Risk and protective effects of social networks on alcohol use problems among Army Reserve and National Guard soldiers

Erin M. Anderson Goodell, Renee M. Johnson, Carl A. Latkin, D. Lynn Homish, Gregory G. Homish

Research output: Contribution to journalArticlepeer-review

2 Scopus citations


Background: Military personnel engage in alcohol-related behaviors for a variety of reasons, some of which may be socially-motivated. Although civilian-based research has established that peers’ drinking behaviors are correlated with individuals’ own drinking behaviors, military work has not yet examined the influence of social network characteristics on soldier drinking behaviors. This study describes characteristics of soldiers’ social networks in association with soldier alcohol use problems. Methods: This study includes data on 353 U.S. Reserve and National Guard (R/NG) soldiers and their 2154 past-year social ties. Descriptive analyses examined social tie characteristics (e.g., military affiliation, substance misuse, and drinking influence). Negative binomial regression models examined relationships between social network characteristics and soldier alcohol use problems. Results: On average, 14% of a R/NG soldier's social network was comprised of military-affiliated ties. Further, an average of 14% of ties in a soldier's network were considered drinking buddies, and 8% of ties were heavy-drinkers. More drinking buddies and heavy-drinking ties in a soldier's social network and greater average number of past-month days drinking with ties were associated with increases in soldier alcohol problems. For deployed soldiers, larger military-affiliated social networks were protective against alcohol problems. Conclusions: Drinking-related social network characteristics are associated with increased alcohol problems among soldiers, while military-affiliated ties are protective specifically for deployed soldiers. Interventions to reduce alcohol use problems may focus on enhancing social connections between R/NG soldiers and providing opportunities to connect deployed R/NG soldiers with one another during and after reintegration.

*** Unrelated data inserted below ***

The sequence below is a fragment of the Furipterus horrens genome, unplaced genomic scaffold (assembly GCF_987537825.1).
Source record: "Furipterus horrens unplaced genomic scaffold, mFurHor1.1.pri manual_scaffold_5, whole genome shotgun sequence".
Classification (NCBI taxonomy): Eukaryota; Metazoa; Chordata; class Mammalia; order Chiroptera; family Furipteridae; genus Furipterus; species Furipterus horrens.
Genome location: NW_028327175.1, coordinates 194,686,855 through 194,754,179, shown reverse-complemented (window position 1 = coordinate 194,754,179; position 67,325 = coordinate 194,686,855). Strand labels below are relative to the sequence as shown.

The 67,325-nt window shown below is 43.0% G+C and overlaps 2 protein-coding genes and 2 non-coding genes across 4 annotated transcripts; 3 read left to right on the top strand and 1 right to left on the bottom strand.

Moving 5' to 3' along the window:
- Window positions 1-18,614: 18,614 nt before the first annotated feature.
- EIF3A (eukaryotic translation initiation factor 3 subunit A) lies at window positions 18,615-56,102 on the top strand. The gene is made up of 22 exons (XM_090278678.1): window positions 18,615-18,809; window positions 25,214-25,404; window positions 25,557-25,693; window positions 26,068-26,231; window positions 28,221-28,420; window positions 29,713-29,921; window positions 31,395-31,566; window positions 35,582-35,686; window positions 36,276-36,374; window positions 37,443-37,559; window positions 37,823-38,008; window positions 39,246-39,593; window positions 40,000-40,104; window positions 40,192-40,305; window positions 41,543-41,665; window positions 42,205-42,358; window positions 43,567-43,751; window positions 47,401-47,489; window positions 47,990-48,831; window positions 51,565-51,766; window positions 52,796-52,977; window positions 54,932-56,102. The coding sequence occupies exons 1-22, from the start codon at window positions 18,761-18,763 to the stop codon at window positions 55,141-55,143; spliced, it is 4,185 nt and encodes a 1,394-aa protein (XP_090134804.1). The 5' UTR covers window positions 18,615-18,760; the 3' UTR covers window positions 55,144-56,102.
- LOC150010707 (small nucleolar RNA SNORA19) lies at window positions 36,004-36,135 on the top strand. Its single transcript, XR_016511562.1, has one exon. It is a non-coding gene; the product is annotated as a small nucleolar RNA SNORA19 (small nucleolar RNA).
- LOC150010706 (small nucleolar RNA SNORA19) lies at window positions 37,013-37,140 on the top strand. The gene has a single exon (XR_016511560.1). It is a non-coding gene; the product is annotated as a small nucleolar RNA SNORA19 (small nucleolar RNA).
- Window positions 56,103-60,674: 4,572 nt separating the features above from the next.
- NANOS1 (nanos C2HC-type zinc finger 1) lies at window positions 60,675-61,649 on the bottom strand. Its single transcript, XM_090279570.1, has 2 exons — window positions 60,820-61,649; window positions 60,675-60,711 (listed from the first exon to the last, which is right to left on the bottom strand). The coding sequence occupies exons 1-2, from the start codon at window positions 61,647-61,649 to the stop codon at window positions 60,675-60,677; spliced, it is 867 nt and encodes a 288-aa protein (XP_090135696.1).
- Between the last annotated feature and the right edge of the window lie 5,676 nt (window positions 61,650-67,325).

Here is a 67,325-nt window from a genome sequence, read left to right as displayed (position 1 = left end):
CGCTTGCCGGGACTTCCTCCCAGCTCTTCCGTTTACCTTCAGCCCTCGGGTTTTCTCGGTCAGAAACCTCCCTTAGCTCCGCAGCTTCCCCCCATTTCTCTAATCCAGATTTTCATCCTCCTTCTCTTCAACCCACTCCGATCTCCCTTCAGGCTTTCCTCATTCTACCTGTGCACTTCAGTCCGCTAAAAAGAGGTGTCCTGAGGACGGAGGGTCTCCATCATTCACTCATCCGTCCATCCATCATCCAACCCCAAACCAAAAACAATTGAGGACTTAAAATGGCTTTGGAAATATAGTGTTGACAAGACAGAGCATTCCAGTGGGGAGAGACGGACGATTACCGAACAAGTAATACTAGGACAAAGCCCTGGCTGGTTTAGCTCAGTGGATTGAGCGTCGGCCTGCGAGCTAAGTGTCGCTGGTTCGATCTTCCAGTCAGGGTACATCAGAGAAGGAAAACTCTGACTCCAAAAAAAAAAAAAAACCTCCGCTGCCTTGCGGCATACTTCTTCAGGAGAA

Original languageEnglish (US)
Article number106244
JournalAddictive Behaviors
StatePublished - Apr 2020


  • Alcohol use problems
  • Deployment
  • Military
  • National Guard
  • Reserve
  • Social network

ASJC Scopus subject areas

  • Psychiatry and Mental health
  • Clinical Psychology
  • Medicine (miscellaneous)
  • Toxicology


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